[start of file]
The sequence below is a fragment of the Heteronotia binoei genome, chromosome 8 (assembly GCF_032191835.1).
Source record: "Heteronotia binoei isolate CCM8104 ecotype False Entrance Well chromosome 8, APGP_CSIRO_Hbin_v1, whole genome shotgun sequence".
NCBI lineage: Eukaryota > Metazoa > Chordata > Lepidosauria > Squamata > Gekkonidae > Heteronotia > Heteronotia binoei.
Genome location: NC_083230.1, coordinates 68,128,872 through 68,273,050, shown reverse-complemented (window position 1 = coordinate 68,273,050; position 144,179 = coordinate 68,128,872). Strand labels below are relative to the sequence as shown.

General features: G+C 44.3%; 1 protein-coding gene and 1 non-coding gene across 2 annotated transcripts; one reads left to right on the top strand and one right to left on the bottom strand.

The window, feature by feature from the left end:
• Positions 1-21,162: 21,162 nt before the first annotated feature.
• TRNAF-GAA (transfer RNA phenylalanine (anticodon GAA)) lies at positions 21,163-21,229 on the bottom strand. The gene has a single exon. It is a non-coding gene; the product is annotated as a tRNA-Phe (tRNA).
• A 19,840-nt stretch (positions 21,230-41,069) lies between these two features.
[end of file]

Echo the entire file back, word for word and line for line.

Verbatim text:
The sequence below is a fragment of the Heteronotia binoei genome, chromosome 8 (assembly GCF_032191835.1).
Source record: "Heteronotia binoei isolate CCM8104 ecotype False Entrance Well chromosome 8, APGP_CSIRO_Hbin_v1, whole genome shotgun sequence".
NCBI lineage: Eukaryota > Metazoa > Chordata > Lepidosauria > Squamata > Gekkonidae > Heteronotia > Heteronotia binoei.
Genome location: NC_083230.1, coordinates 68,128,872 through 68,273,050, shown reverse-complemented (window position 1 = coordinate 68,273,050; position 144,179 = coordinate 68,128,872). Strand labels below are relative to the sequence as shown.

General features: G+C 44.3%; 1 protein-coding gene and 1 non-coding gene across 2 annotated transcripts; one reads left to right on the top strand and one right to left on the bottom strand.

The window, feature by feature from the left end:
• Positions 1-21,162: 21,162 nt before the first annotated feature.
• TRNAF-GAA (transfer RNA phenylalanine (anticodon GAA)) lies at positions 21,163-21,229 on the bottom strand. The gene has a single exon. It is a non-coding gene; the product is annotated as a tRNA-Phe (tRNA).
• A 19,840-nt stretch (positions 21,230-41,069) lies between these two features.